My Dad worked for IBM in Greenock, Scotchland. He was an engineer. IBM held open days where the employees could take their families for a nosey.
It was great.
I remember two things in particular…
First was the mainframe computers themselves. Massive beasts – eight feet high and four across, in strangely cool rooms. Each topped with two shiny, large silver discs of magnetic tape. Like a colossal reel-to-reel tape deck. If you don’t know what that is, ask your parents. These tapes would wiz and jerk, sometimes forwards, sometimes backwards, seemingly at random. You could believe these machines were alive.
The second thing I remember was large banners hanging from the ceilings of the open plan offices. In my mind’s eye they are orange. The banners read “Think!” Now Mr Steve Jobs over at Apple used to say “Think Different!” I don’t know if he was having a dig at IBM. Probably. It’s quite funny really.
Good and bad…
I was reminded of all this while reading “Good Strategy, Bad Strategy” by Richard Rumelt. He tells the tale of the computer industry turning itself inside out and he tries to explain why.
The industry used to be “vertical”. Everyone did everything, differently. So if you were, say, IBM, you would make chips, and boards, and sound devices and graphic devices and mouses and keyboards and monitors and connectors and cables and hard drives and floppy drives and you would write the software for your own gear. Then you would recruit armies of “systems integrators” to metaphorically glue all the damn pieces together. The systems integrators ruled the roost. They were the bees knees.
And then over at DEC and all the others they’d all be playing the same game. And each company had its own unique standards of all its components and they were all completely incompatible from one company to another.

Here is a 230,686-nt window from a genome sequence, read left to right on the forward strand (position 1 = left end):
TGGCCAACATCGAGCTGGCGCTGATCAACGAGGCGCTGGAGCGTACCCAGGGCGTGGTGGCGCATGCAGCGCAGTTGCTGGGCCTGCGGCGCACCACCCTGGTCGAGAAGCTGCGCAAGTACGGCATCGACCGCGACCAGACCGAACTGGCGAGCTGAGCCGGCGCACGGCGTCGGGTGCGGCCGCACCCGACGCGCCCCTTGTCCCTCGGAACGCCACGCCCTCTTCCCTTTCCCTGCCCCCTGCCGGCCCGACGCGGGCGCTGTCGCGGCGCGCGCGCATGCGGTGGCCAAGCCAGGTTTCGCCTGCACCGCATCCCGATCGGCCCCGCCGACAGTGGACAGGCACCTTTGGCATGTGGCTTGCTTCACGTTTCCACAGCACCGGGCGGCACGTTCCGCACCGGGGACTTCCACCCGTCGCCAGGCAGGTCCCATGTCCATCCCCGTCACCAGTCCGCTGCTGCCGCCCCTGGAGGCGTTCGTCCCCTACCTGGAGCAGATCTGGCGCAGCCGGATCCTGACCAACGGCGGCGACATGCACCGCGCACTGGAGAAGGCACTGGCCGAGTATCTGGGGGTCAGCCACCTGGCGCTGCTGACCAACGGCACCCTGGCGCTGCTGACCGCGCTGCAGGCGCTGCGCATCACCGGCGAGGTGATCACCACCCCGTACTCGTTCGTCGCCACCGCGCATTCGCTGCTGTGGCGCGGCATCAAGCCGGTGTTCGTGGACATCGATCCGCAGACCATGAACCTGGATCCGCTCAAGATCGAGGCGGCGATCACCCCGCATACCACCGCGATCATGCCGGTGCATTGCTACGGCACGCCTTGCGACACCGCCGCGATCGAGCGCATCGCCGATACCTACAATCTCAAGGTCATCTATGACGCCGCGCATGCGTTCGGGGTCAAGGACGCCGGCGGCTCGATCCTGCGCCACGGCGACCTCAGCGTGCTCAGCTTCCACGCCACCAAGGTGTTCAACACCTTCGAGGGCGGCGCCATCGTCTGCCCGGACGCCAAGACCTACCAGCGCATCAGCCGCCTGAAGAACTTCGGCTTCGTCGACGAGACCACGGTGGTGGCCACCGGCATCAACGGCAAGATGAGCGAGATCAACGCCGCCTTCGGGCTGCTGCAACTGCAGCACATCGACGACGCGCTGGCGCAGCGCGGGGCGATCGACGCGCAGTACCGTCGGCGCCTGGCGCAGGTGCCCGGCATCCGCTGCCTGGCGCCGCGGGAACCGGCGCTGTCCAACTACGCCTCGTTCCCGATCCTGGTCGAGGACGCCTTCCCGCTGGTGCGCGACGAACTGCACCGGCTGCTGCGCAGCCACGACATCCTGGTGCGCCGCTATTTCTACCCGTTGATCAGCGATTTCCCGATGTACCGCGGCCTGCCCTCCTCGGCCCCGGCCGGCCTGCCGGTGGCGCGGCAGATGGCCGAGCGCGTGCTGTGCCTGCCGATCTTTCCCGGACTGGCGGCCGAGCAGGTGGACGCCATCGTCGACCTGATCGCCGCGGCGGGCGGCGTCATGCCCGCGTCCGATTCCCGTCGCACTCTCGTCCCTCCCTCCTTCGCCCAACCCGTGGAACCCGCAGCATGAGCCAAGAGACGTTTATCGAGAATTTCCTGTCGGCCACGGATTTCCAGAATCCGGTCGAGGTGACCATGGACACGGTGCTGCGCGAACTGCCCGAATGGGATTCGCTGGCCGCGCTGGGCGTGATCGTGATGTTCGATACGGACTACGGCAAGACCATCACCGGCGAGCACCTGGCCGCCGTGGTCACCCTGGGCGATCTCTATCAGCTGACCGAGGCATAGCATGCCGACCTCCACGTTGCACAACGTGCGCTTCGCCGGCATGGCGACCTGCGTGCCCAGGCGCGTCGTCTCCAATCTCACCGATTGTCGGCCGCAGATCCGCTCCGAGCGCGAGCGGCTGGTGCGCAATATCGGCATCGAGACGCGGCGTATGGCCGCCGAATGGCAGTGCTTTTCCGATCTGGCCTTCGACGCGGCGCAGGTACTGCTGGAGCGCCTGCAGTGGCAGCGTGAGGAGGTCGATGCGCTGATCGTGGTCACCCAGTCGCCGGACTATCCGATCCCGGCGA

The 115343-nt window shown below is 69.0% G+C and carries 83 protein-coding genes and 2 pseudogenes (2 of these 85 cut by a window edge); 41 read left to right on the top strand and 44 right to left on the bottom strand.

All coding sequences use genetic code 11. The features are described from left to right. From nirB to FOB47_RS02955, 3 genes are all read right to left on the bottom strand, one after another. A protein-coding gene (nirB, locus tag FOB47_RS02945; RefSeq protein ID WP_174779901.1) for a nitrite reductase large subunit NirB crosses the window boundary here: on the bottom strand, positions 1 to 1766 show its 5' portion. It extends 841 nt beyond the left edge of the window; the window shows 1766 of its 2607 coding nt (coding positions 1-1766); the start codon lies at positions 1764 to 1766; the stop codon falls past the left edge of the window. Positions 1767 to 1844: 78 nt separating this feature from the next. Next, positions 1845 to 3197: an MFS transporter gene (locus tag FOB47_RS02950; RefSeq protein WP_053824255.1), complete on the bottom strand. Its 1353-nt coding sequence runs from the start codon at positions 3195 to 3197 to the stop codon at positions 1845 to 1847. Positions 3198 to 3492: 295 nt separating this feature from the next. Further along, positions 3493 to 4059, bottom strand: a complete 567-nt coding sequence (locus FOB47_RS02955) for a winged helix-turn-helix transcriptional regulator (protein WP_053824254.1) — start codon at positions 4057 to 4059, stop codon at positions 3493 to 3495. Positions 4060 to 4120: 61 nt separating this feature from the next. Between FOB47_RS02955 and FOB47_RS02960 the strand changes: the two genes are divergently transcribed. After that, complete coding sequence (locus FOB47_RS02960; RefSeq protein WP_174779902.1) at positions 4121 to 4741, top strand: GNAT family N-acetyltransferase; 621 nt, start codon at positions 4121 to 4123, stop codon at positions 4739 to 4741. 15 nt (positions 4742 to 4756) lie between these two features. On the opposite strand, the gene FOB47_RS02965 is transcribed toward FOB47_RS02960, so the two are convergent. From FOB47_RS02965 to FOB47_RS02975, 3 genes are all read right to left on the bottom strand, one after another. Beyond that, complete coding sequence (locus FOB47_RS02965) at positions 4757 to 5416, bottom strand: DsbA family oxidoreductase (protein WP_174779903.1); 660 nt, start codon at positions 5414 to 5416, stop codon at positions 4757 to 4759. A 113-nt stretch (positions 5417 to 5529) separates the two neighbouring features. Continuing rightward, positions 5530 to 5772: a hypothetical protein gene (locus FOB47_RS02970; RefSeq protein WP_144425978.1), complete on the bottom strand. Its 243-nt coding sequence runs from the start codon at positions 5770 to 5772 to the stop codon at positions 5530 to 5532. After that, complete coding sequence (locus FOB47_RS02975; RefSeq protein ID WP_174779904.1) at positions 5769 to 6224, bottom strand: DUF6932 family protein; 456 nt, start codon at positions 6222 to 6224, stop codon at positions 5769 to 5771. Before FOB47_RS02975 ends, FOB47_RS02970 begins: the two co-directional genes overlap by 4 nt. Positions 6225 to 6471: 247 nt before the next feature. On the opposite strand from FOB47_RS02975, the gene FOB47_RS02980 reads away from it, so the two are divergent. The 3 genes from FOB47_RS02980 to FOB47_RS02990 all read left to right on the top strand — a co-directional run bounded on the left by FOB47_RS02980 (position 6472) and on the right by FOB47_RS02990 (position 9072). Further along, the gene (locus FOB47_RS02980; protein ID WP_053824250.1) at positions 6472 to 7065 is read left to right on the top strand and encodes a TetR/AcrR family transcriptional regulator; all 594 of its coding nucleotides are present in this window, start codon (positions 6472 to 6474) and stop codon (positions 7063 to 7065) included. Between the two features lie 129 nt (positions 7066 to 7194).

You didn’t buy a DEC hard drive and fit it to an IBM motherboard. You bought everything – hardware, software, support etc etc, all from one player.
Then it all changed.
The industry became “horizontal”. Companies specialised in soundcards, graphics cards, drives, chips, keyboards and mice, software…
Why did this happen…?
The academics and sociologists who study this sort of stuff in business schools and universities saw that something new was going on. They thought it was all about people forming networks and relationships and co-operating and all sorts of wacky, modern stuff like that. Almost a higher level of human interaction.
It’s a very appealing picture…
But it’s a fantasy…
The answer to the question of why the computer industry turned itself inside out was much simpler. Intel developed a cheap microprocessor. That’s it.
It was cheap enough for all the components in a computer to become “smart” and talk to each other. The massive, important and strategic competence of systems integration became trivial overnight and without this glue, the industry stopped doing everything and started specialising.
It wasn’t to do with some form of advanced, higher human behaviour as the academics theorised. It was much more prosaic. A cheap chip.
The academics and sociologists wanted to believe that they had stumbled across some higher form of human co-operation. Because that suited their belief system about people.
The lesson of the story…
…is to be aware of the point at which thinking turns into belief (and thinking stops).
Our brain is trying to minimise our daily workload so it likes to box things off as comforting, black and white beliefs so that we can get on with whatever it is that’s right in front of us now.
We need to resist our brains!
Think! or Think Different!